• so after distributing the factor ‘x’ to each member of the original group, we have the polynomial:

  • ‘x cubed’ - 8 ‘x squared’ + 2x

  • See why the Distributive Property is so handy in Algebra?

  • It shows us how to multiply a polynomial by a factor!

  • We just distribute a copy of that factor to each of the polynomial’s terms.

  • So I know what youre thinking

  • if we can distribute something to each member of a group

  • Can we do the process in REVERSE and UN-distribute something?

  • We sure can!…

  • Take a look at this polynomial: 4 ‘x cubed’ + 4 ‘x squared’ + 4x

  • Notice that each term of this polynomial has a factor of ‘4’ as its number part.

  • In fact it kinda looks like someone distributed a factor of 4 to each term.

  • Since distributing a factor means making multiple copies of it for each member of a group,

  • UN-distributing is going to mean

  • consolidating multiple copies of a factor

  • into a single copy that is multiplied by the whole group.

  • So in this case, we can remove the factor of '4' that is being multiplied by each term individually,

  • and then we can consolidate those into a single factor of '4' that is being multiplied by the entire polynomial

  • by using parentheses to turn the polynomial into a group.

  • But mathematicians usually don’t call thisUN-distributing a 4”.

  • Instead they would say that wefactored out a 4” from the polynomial.

  • So you can use the Distributive Property both ways.

  • If you get the expression ‘a’ times the group (b + c), you can distribute a copy of the factor ‘a’ to each member of the group.

  • But if youre given the expression, ab + ac, you can apply the Distributive Property in reverse

  • andfactor outthe ‘a’ so that it is multiplied by the whole group at once.

  • It’s important to realize that neither of these changes the value of the expression.

  • Distributing and UN-distributing a factor are just ways of going back and forth between two equivalent forms of an expression.

  • And it works in cases where it’s not quite so obvious too.

  • For example, Look at this polynomial: 8x + 6y + 4z.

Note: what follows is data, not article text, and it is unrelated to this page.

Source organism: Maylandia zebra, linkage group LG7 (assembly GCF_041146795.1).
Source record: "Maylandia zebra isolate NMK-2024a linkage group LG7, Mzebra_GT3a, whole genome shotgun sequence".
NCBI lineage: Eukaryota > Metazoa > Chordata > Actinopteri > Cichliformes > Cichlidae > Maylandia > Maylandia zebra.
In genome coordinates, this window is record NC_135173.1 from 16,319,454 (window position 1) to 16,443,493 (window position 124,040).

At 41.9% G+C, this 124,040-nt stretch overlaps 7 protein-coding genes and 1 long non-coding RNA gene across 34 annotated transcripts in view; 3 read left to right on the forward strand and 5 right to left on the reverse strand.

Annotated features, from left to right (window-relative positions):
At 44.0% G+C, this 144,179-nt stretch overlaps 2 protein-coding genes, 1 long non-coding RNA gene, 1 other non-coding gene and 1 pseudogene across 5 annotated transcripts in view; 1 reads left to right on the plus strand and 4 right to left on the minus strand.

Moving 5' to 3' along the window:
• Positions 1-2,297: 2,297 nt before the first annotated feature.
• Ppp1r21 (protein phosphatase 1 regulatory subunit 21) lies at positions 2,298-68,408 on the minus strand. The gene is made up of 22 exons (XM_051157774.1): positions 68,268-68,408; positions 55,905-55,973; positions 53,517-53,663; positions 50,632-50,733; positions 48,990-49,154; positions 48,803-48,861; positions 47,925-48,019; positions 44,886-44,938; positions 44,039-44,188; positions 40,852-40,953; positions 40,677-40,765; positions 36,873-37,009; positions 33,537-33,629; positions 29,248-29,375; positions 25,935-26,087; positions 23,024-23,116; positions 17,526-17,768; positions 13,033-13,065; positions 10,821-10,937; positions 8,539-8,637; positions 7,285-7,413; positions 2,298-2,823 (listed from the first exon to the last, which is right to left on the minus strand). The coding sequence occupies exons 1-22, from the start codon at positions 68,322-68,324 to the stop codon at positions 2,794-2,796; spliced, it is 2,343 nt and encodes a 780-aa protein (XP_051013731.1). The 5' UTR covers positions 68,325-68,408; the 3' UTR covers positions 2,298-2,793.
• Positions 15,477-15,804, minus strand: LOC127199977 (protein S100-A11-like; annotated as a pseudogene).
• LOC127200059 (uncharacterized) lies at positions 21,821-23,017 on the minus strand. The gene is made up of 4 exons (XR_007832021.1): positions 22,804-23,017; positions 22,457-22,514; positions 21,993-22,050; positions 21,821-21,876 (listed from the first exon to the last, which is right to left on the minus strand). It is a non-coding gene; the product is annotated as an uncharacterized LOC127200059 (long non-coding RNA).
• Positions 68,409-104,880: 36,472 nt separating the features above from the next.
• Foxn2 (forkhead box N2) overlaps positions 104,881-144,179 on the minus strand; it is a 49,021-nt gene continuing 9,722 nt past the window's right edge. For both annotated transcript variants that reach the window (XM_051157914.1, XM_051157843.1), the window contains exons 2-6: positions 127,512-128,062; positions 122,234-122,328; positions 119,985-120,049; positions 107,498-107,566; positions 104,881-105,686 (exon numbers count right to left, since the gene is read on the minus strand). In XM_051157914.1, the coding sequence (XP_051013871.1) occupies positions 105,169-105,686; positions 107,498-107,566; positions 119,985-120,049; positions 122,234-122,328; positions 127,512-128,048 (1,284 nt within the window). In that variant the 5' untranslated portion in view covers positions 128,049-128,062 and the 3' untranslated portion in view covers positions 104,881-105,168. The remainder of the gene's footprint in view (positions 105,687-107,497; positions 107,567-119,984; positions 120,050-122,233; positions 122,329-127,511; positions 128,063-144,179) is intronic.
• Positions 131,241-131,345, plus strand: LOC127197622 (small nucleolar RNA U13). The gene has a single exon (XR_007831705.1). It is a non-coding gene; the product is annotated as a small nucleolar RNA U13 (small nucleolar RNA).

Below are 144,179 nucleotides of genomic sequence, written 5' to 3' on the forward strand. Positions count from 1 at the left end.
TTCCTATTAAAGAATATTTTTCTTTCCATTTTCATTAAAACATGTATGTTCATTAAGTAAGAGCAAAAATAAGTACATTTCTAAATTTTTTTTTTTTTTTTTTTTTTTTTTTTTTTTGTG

• Notice that each of the number parts of this polynomial is anevennumber which means it contains a factor of ‘2’.

  • 8 is 2 times 4

  • 6 is 2 times 3

  • and 4 is 2 times 2

  • So each of these terms has a common factor of ‘2’ and that means that if we want to, we can factor out that ‘2’.

  • We can apply the Distributive Property in reverse!

  • We remove the ‘2’ from each term and consolidate it to form a single factor that’s multiplied by the whole polynomial at once.

  • And it works exactly the same way for variables too.

  • What if we have the polynomial: ‘a’ ‘x squared’ + ax + a

  • Each of these terms has the common factor ‘a’ so you could UN-distribute orfactor outthe ‘a’.

  • Notice that when we do that to the last term (which was just ‘a’) that term becomes a ‘1’

  • because there is always a factor of ‘1’ being multiplied by any term.

  • Alright, so that’s the basics of how the Distributive Property works in Algebra.

  • As you can see, it can get pretty complicated for big Polynomials,

  • but the most important thing is to understand how it works in simple cases so you can build on that understanding in the future.

  • Being able to recognize the pattern of the Distributive Property and to apply it both directions

  • will allow you to rearrange algebraic expressions and equations when you need to.

  • And rememberthe key to really understanding math is to try working some practice problems

  • so that you actually use what youve learned in the video.

  • As always, thanks for watching Math Antics and I’ll see ya next time.

  • Learn more at www.mathantics.com

Hi, I’m Rob. Welcome to Math Antics!

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Algebra Basics: The Distributive Property - Math Antics

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    Yassion Liu posted on 2016/07/22